12/18/2014 - 09:46 a.m.

    M - Scientist are trying to make a re-create of how the Earth began.
    E - They are using laser and other sci ency stuff.
    A - I would try to do that even if it doesn't work the first time.
    L - Scientist are trying to re-create Earth and it might work.

  • TehyaWhite-Ste
    12/18/2014 - 12:59 p.m.

    How are they even going to do this because nobody even really knows how life was created. Depending on what people believe, they might not even agree with it. I just think this might be a very controversial thing among scientists.

  • NashMcComsey-Ste
    12/18/2014 - 01:03 p.m.

    What an enormous development! I am glad that such scientific strides are being made in my lifetime. I only wish the article had more of a lead as to the actual procedure to the experiment.

  • DD2000BASEBALL
    12/18/2014 - 01:09 p.m.

    For this experiment they sort of reenacted life starting. They had clay and chemical soup. They used a 500 foot laser and shot it.It made an explosion which was similar to what started life.

  • SoleilE-5
    12/18/2014 - 04:58 p.m.

    In a recent experiment, scientists zapped clay and various chemicals with a very powerful laser to re-create the impact of an asteroid on the Earth, what scientists believe created life. The reaction in the experiment supported this hypothesis, the effect of the laser on the clay and chemicals left the four chemical bases needed to make RNA (thymine, adenine, guanine, and cytosine) which is considered "the building blocks of all life." Even though some scientists feel as though the experiment didn't reveal enough, further investigation using the date collected will reveal more about the creation of life.
    I think it is fascinating that scientist were able to recreate such a large event using minimal supplies on a smaller scale. I would not have guessed that zapping clay and chemicals with a laser could produce the elements of what I am made of, RNA. I hope this issue is investigated further, but I am also curious as to how people with varied beliefs of how life was created will react to the further discoveries.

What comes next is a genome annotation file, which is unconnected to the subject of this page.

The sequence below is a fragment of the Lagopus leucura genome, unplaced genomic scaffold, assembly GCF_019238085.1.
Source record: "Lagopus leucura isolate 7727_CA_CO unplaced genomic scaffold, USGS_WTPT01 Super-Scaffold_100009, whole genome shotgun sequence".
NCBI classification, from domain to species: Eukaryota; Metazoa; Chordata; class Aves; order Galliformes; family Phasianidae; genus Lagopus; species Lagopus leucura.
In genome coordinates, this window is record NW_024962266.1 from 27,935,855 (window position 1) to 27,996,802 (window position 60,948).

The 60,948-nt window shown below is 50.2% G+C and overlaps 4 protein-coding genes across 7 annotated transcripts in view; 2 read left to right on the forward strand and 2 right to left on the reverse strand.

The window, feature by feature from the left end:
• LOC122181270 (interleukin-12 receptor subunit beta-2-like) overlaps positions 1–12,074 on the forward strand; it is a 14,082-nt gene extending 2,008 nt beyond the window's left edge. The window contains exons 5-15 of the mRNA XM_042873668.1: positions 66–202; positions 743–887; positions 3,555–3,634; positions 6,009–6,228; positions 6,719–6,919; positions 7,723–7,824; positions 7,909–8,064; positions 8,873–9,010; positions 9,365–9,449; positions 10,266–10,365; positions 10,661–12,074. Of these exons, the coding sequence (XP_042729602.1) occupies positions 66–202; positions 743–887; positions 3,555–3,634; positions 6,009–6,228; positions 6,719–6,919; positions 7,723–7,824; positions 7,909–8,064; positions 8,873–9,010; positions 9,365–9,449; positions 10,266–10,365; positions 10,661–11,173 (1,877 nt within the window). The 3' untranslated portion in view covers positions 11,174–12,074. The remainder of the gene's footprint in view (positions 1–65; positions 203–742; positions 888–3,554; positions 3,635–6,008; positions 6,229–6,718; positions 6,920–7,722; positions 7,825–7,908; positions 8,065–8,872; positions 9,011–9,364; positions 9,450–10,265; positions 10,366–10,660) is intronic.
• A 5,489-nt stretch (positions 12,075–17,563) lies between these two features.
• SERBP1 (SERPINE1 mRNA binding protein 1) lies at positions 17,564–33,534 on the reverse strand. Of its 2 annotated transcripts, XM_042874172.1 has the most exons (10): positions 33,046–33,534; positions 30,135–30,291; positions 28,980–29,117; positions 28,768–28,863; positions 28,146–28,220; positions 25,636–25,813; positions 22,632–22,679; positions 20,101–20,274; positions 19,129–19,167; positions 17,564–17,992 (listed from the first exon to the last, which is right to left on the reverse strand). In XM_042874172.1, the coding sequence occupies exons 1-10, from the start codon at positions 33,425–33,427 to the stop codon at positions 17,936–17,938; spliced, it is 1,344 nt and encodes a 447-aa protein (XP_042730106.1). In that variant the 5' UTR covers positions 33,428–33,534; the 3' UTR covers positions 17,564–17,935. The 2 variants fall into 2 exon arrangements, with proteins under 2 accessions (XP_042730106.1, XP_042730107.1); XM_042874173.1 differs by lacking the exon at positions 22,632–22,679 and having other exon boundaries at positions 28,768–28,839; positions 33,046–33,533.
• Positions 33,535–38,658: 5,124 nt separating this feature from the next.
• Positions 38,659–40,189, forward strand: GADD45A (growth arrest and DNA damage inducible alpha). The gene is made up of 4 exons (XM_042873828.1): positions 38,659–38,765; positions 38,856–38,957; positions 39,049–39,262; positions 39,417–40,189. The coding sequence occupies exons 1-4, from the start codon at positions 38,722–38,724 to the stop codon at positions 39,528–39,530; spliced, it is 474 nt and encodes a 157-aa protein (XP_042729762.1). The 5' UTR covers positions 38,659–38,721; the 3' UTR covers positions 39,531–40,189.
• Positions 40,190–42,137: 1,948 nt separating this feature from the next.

• MJordan-Cas
    12/18/2014 - 06:58 p.m.

    I think it is amazing that scientists can do this work with lasers to re-create such a complex thing. Space is such a big mystery and its amazing that they are trying to find the cause of life and it is very intresting.

    • DevinRam-Ver
      12/19/2014 - 09:14 a.m.

      It's going to be hard to recreate life becuse there's so many ways to do it like a monkey starting to be able to walk on its feet and stop slotting and tuernd all smart ans what not

  • AlexV-Ver
    12/19/2014 - 09:11 a.m.

    I find it interesting that people would take up most of their time to partake in an experiment to recreate something that began 4billion years ago.

  • MikaylaStazewski-Ste
    12/19/2014 - 01:20 p.m.

    I feel like this article would really irritate some people, such as church goers. They like to believe God is the creator, so if they read something that was considered a new way of how the Earth began, and it didn't involve religion.. I don't think they would be too convinced.

  • GChelsea-Cas
    12/19/2014 - 10:01 p.m.

    I think that this article was actually very interesting. If scientists could figure out how earth formed and life began that maybe religion and the world would be different. What if they find out it can't be done will more people start believing in religion? What if they find out that religion doesn't exist by figuring out for sure that this is how we started with a flash of light. It's weird to think hundreds of years ago they wanted things we have today in their wildest dreams. Now one of the most puzzled questions and wildest dreams could be coming true.